The Trump era American political media was always going to be affected by the Coronavirus era. National Interest to finally bring a stop to the 90%-plus unfavourable coverage of the Trump administration? Not on your life.
This article from the Guardian USA was begging to be exposed as a highly-politicised Coronavirus narrative. Such a minor piece, minor subject, yet highly politicised as is the way of things these days. Neverending.
It was meant to praise a Democrat Kentucky Governor Beshear for his efforts but then compare him favourably with a neighbouring Republican Governor. Sounds easy enough, get the facts and statistics, interview a few people to show how well Kentucky was (and is) doing compared with neighbouring Tennessee and that’s it, write it up. This was the heading.
The problem with this particular plan is that you had better get the statistics onside before you claim so boldly what you think you have found.
The whole article can be found here and its evidence in praise of the Democrat Governor of Kentucky is pretty basic and found early on. A “Man of the People” descrfiption, his calling of a Coronavirus emergency on 6 March, getting schools to close from March 16 and on that day closing bars and restaurants. Further, as the Guardian puts it:
“on the 19th he banned all mass gatherings, including church services; and on the 22nd he announced the closure of all businesses that were not “life sustaining”
Andrew Cuomo-like conferences early on, with a lot of good talks to Kentucky people about what they had to do, describe what the danger was etc. Many governors would do that I suspect, but these were the moves and times the Kentucky governor chose.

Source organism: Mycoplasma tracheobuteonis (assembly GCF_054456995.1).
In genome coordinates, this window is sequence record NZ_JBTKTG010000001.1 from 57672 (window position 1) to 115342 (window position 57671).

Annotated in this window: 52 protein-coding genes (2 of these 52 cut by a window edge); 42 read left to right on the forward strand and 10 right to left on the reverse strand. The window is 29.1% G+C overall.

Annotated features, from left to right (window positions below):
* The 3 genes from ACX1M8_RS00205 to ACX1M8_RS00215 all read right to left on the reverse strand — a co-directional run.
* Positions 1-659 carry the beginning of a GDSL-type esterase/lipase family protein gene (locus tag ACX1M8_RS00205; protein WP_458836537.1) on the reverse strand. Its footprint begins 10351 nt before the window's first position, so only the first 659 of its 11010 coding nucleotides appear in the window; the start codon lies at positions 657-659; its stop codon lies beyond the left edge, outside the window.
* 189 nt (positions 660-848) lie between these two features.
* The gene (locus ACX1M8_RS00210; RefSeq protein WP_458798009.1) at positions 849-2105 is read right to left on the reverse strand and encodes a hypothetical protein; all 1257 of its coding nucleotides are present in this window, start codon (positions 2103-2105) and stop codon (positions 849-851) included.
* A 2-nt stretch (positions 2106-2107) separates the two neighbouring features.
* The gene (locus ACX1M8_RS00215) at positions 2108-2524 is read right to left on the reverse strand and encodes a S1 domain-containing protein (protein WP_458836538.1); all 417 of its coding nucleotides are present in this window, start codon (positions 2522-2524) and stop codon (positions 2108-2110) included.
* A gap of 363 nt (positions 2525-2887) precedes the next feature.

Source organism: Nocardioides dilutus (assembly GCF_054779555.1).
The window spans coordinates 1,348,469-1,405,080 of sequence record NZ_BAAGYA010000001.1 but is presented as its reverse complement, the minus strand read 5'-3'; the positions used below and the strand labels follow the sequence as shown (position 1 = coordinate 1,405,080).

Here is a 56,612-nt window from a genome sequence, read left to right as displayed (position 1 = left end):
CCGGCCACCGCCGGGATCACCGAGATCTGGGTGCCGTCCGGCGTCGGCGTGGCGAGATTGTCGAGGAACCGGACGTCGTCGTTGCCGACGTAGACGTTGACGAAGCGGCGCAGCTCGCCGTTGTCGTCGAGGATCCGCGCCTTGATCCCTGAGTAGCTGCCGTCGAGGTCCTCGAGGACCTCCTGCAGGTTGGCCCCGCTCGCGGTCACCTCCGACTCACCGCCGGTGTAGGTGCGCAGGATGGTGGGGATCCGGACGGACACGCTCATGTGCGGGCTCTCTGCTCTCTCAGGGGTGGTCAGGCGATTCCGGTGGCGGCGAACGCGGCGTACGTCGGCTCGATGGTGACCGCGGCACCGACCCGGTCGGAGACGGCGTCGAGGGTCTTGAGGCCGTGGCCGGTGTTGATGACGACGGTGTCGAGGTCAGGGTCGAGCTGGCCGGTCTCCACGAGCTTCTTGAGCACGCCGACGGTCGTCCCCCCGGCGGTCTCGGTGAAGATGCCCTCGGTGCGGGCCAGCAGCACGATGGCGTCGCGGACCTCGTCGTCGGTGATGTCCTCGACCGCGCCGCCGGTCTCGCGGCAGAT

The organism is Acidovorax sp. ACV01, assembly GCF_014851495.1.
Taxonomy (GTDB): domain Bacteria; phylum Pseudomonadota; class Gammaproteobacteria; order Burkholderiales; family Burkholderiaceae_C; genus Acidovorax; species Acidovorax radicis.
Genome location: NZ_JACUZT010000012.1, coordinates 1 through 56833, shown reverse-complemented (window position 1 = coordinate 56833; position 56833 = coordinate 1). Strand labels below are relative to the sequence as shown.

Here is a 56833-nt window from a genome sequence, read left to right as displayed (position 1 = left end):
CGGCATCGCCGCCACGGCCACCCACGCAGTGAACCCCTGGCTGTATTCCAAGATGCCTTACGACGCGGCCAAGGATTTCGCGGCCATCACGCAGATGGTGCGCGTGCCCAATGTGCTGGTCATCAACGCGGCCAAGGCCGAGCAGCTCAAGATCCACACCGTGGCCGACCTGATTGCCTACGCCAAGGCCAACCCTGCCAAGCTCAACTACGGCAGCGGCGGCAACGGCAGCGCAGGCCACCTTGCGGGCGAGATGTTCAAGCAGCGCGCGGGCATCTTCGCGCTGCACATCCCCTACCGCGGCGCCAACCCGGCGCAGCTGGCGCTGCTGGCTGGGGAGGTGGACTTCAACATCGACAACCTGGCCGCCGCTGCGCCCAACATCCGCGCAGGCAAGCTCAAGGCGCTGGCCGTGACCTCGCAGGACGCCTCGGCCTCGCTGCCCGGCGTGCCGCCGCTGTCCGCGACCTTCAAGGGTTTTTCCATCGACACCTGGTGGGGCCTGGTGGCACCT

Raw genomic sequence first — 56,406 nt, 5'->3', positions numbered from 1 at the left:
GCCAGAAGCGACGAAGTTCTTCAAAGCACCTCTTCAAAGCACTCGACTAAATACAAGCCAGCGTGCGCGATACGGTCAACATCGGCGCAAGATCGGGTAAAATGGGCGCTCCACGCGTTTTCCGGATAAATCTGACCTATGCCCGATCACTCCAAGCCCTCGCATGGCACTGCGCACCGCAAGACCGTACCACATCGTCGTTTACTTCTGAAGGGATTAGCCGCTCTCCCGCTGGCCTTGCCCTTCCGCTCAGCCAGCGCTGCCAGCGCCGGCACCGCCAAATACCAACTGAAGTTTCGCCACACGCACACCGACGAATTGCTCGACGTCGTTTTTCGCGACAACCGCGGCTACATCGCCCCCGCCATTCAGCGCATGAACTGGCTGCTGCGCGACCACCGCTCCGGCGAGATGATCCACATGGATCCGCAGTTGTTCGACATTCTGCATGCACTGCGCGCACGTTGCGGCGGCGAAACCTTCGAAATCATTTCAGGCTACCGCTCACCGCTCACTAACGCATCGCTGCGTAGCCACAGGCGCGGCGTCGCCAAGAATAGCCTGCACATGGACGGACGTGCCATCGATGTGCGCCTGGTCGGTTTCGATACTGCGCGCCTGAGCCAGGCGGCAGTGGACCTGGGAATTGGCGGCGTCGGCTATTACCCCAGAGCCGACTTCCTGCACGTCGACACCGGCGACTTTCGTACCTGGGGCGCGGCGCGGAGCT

The nominated “rival” Governor of Tennessee, Bill Lee wasn’t so sure such actions were needed as early as in Kentucky and he held off with sweeping bans for a week. Yes a week later. His reasoning was described this way,
While Lee issued recommendations for Tennesseans to avoid crowds, he said no mandates were necessary to keep them apart, that the state’s residents could be trusted to do their part without government interference.
What is only mentioned later is that the capital Nashville, Memphis and Knoxville had their own health departments and they made decisions about closures on health grounds and didn’t have to get Governor Lee’s approval. That makes a lot of the supposed comparisons re the actual “changes”, less stark, I suggest.
A “defence” of Tennessee is this
Tennessee has conducted more testing and has a higher population and Winter, the epidemiologist, says it’s more useful to look at hospitalizations, though that data is harder to acquire
Hospitalisations are compared at the end of this article.
Tennessee is reopening and closures will not extend beyond April 30, joining other neighbouring (Republican) states Georgia and South Carolina
Comparisons with results of each state
Did Kentucky do any better? Obviously not under most categories.
From the Corona Tracking Project we see the following statistics
Total testing: Hospitalisation (Culmative) Deaths
Kentucky 42,844 1115 191
Tennessee 123,100 793 170
Cases per Mil Deaths p/m Tests p/m
Kentucky 784 43 9.649
Tennessee 1,243 28 18,508
So, do these statistics show backing for the headline? Hardly. Kentucky might have acted earlier and the opinions of the state citizens might be favourable to Governor Beshear. However, while statistics show more cases per million for Tennessee (1,243 v 784) the testing is nearly 2-to-one to Tennessee (18, 508 v 9649). Deaths are also lower in Tennessee.
Note, not that any of this matters. This was just a partisan article, perhaps a neighbouring states partisanship, but the effort of each state is no doubt done in good faith by those governors. If the Guardian article was as political as it seems, it was so shoddy that it fell apart at first analysis. For the immediate future, take note of this Cuomo reference about antibody tests. It just might (and possibly will) have historians arguing how wasteful was this shutdown policyFollow